©Jeff Horner

I am connected to a large number of people who are faced with a certain amount of change in their lives right now, most of it unlooked-for, most of it unwelcome. A few people have lost a parent recently, one has lost a home, another has lost a good friend. A huge number of people have just this morning lost their careers, cut out like somebody else’s cancer in a vast corporate firing. What do you say in these instances? What, for all the world, do you do?

The older we get, the more these treacherous transitions become familiar, but they never become easy. Many of us remember when we’d never been to a funeral before, never known or loved anyone who had died, never lost a pet, let alone a job. Nothing we’ve ever heard in our youth can prepare us for any of those events when they actually, finally happen to us. The years of our youth crawl by with exquisite, almost unendurable slowness, and then at some certain, precise moment when we are so not paying attention, we accidentally bump the Fast lever and everything rushes past in a barely-intelligible blur, spotted and dotted with aching loss in addition to the joys we’ve come to know, suffused with an adrenal exhilaration that takes us by surprise, makes us half-wonder when we’ll get accustomed to it, half-wonder if maybe panic is the appropriate long-term reaction after all.  All of the truisms we’d heard in our lives — each and every one of them — comes true, fully illustrated, in our own lives. If we only knew then what we know now.

When Mom was diagnosed with cancer, and when finally it became plain that there was no escape for her, and so none for us, I reflected on this a little. We’ve all heard of people, every year of our lives, who lose a loved one. Usually they’re older than us; usually the person they lost was even older. I remember thinking that never, not even once, did I ever feel insensitive or uncaring towards those people when I heard the news. It must have been awful, unimaginable. But it was just that: Unimaginable. I had no frame of reference for such loss, and so while I could sympathize, I couldn’t empathize. Suddenly, then, I was a grown man facing the illness and death of my own mother, with nothing to do but be present, be aware, and be loving. I saw her in the hospital a few days before she died, and as I flew back home I remember thinking: People have gone through this since the invention of people. Somehow they’ve always gotten through this, so somehow I will, too. It’s just that I haven’t the slightest clue as to how I’ll go about that. Once, I bought a book having something to do with coping with a dying parent. It sat unread long after Mom died, and eventually I threw it away. Before something like that happens, no one can tell you what to expect. After, no one needs to.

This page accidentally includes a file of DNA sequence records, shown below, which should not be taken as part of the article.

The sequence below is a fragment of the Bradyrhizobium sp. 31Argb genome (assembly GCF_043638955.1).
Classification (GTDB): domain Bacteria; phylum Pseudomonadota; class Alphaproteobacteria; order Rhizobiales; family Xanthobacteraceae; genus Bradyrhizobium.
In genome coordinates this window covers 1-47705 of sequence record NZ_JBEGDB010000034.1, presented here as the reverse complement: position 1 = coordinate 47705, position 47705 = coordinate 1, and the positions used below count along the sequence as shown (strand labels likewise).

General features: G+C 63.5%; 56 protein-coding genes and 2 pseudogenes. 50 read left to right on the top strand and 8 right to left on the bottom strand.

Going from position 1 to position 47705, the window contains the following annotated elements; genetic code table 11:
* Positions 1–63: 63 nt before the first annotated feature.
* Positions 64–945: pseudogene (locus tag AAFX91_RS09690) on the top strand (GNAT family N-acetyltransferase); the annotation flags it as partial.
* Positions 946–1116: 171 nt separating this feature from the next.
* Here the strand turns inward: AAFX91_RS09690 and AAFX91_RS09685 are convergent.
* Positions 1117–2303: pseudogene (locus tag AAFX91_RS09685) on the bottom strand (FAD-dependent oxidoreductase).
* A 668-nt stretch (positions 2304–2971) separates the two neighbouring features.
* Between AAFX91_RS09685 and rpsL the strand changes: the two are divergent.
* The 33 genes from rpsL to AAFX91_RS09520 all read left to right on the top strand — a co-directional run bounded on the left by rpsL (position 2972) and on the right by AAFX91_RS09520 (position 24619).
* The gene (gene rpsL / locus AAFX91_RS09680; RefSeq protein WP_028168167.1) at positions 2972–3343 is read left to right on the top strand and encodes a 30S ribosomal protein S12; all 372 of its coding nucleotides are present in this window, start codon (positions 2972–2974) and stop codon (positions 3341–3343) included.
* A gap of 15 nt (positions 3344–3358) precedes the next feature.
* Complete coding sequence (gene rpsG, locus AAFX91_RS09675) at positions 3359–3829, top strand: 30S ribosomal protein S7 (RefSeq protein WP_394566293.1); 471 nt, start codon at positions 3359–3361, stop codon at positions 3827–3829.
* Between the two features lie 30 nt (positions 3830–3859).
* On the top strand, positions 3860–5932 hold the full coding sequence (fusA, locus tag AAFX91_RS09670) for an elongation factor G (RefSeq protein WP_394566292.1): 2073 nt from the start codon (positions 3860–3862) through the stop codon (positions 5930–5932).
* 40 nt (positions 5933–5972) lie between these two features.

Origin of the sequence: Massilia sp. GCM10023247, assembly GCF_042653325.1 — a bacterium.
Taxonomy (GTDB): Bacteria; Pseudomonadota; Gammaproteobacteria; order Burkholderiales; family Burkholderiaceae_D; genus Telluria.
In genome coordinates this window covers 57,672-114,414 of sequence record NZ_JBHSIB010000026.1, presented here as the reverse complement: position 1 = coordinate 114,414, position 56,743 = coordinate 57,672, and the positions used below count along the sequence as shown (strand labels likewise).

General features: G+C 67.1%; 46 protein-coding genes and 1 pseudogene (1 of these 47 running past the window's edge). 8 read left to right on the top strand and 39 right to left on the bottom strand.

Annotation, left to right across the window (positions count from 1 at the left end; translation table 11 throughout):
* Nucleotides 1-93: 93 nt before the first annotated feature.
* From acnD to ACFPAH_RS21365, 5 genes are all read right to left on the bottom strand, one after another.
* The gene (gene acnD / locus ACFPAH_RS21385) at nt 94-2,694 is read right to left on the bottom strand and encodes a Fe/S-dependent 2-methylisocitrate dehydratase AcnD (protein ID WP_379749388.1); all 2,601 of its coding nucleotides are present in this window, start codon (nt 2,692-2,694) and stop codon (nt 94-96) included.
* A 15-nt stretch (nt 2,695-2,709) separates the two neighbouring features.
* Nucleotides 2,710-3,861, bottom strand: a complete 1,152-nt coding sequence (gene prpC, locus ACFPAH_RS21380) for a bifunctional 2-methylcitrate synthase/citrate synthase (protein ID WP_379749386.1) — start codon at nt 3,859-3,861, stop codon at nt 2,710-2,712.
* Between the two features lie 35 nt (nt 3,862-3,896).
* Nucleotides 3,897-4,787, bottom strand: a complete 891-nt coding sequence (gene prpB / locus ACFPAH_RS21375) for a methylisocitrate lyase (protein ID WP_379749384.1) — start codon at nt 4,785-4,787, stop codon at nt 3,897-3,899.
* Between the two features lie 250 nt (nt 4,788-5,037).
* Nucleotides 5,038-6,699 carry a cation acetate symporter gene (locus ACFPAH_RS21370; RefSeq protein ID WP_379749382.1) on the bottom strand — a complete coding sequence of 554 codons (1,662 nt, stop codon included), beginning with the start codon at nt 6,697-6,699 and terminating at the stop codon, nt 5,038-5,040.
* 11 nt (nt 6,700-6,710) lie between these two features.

These are the searing experiences, the formative ones, the ones that shape our lives just as the births, the adolescences, the First Times, the moves away from home, the weddings, the careers did. These, though, involve pain, sometimes tragedy, and aching, unyielding loss. These are the ones we always knew were coming, but still feel as if they got here too fast, caught us unprepared, made us realize that we didn’t really think they’d happen to us, and that we’d do almost anything — no, literally anything — to back time up and keep them from happening this time.